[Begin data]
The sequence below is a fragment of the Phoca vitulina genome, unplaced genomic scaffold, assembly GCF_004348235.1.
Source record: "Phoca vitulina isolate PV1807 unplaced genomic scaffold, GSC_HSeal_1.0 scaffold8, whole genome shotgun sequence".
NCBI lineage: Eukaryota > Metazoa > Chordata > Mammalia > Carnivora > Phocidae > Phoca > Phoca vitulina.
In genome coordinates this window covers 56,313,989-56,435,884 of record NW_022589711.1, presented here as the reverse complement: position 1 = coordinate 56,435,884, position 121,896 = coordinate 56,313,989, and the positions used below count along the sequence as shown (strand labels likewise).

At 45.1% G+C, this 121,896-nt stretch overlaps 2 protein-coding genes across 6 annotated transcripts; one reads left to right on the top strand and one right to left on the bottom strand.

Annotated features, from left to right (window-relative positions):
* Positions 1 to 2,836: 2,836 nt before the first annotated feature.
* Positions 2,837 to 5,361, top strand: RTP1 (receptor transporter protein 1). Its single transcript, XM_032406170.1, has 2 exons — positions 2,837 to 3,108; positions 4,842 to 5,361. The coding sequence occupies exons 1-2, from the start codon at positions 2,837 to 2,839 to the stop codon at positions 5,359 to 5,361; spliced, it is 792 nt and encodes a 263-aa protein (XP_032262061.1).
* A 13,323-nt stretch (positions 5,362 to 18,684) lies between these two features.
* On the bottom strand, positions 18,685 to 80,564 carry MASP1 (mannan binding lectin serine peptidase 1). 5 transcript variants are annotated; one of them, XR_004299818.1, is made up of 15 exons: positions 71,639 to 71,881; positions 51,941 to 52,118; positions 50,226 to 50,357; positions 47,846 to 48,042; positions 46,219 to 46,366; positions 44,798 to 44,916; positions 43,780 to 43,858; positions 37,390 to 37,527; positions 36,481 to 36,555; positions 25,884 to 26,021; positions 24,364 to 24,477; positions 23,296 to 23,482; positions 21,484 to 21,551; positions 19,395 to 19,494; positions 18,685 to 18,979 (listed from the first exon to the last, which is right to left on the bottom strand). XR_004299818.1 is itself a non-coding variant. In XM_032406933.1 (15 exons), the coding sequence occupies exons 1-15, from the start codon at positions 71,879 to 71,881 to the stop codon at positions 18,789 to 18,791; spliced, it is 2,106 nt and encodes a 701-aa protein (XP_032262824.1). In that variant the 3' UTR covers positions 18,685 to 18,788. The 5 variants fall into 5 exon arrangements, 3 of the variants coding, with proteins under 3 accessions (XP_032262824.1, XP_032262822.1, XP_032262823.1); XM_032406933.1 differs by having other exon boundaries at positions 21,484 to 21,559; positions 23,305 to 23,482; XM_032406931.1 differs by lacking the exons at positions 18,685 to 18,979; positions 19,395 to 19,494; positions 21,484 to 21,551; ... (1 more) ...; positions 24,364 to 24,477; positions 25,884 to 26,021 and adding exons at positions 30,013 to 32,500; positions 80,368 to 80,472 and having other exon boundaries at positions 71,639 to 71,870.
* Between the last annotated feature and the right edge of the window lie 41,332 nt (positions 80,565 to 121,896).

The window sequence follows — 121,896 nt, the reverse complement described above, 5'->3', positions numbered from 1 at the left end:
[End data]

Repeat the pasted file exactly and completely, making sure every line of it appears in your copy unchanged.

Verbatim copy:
The sequence below is a fragment of the Phoca vitulina genome, unplaced genomic scaffold, assembly GCF_004348235.1.
Source record: "Phoca vitulina isolate PV1807 unplaced genomic scaffold, GSC_HSeal_1.0 scaffold8, whole genome shotgun sequence".
NCBI lineage: Eukaryota > Metazoa > Chordata > Mammalia > Carnivora > Phocidae > Phoca > Phoca vitulina.
In genome coordinates this window covers 56,313,989-56,435,884 of record NW_022589711.1, presented here as the reverse complement: position 1 = coordinate 56,435,884, position 121,896 = coordinate 56,313,989, and the positions used below count along the sequence as shown (strand labels likewise).

At 45.1% G+C, this 121,896-nt stretch overlaps 2 protein-coding genes across 6 annotated transcripts; one reads left to right on the top strand and one right to left on the bottom strand.

Annotated features, from left to right (window-relative positions):
* Positions 1 to 2,836: 2,836 nt before the first annotated feature.
* Positions 2,837 to 5,361, top strand: RTP1 (receptor transporter protein 1). Its single transcript, XM_032406170.1, has 2 exons — positions 2,837 to 3,108; positions 4,842 to 5,361. The coding sequence occupies exons 1-2, from the start codon at positions 2,837 to 2,839 to the stop codon at positions 5,359 to 5,361; spliced, it is 792 nt and encodes a 263-aa protein (XP_032262061.1).
* A 13,323-nt stretch (positions 5,362 to 18,684) lies between these two features.
* On the bottom strand, positions 18,685 to 80,564 carry MASP1 (mannan binding lectin serine peptidase 1). 5 transcript variants are annotated; one of them, XR_004299818.1, is made up of 15 exons: positions 71,639 to 71,881; positions 51,941 to 52,118; positions 50,226 to 50,357; positions 47,846 to 48,042; positions 46,219 to 46,366; positions 44,798 to 44,916; positions 43,780 to 43,858; positions 37,390 to 37,527; positions 36,481 to 36,555; positions 25,884 to 26,021; positions 24,364 to 24,477; positions 23,296 to 23,482; positions 21,484 to 21,551; positions 19,395 to 19,494; positions 18,685 to 18,979 (listed from the first exon to the last, which is right to left on the bottom strand). XR_004299818.1 is itself a non-coding variant. In XM_032406933.1 (15 exons), the coding sequence occupies exons 1-15, from the start codon at positions 71,879 to 71,881 to the stop codon at positions 18,789 to 18,791; spliced, it is 2,106 nt and encodes a 701-aa protein (XP_032262824.1). In that variant the 3' UTR covers positions 18,685 to 18,788. The 5 variants fall into 5 exon arrangements, 3 of the variants coding, with proteins under 3 accessions (XP_032262824.1, XP_032262822.1, XP_032262823.1); XM_032406933.1 differs by having other exon boundaries at positions 21,484 to 21,559; positions 23,305 to 23,482; XM_032406931.1 differs by lacking the exons at positions 18,685 to 18,979; positions 19,395 to 19,494; positions 21,484 to 21,551; ... (1 more) ...; positions 24,364 to 24,477; positions 25,884 to 26,021 and adding exons at positions 30,013 to 32,500; positions 80,368 to 80,472 and having other exon boundaries at positions 71,639 to 71,870.
* Between the last annotated feature and the right edge of the window lie 41,332 nt (positions 80,565 to 121,896).

The window sequence follows — 121,896 nt, the reverse complement described above, 5'->3', positions numbered from 1 at the left end: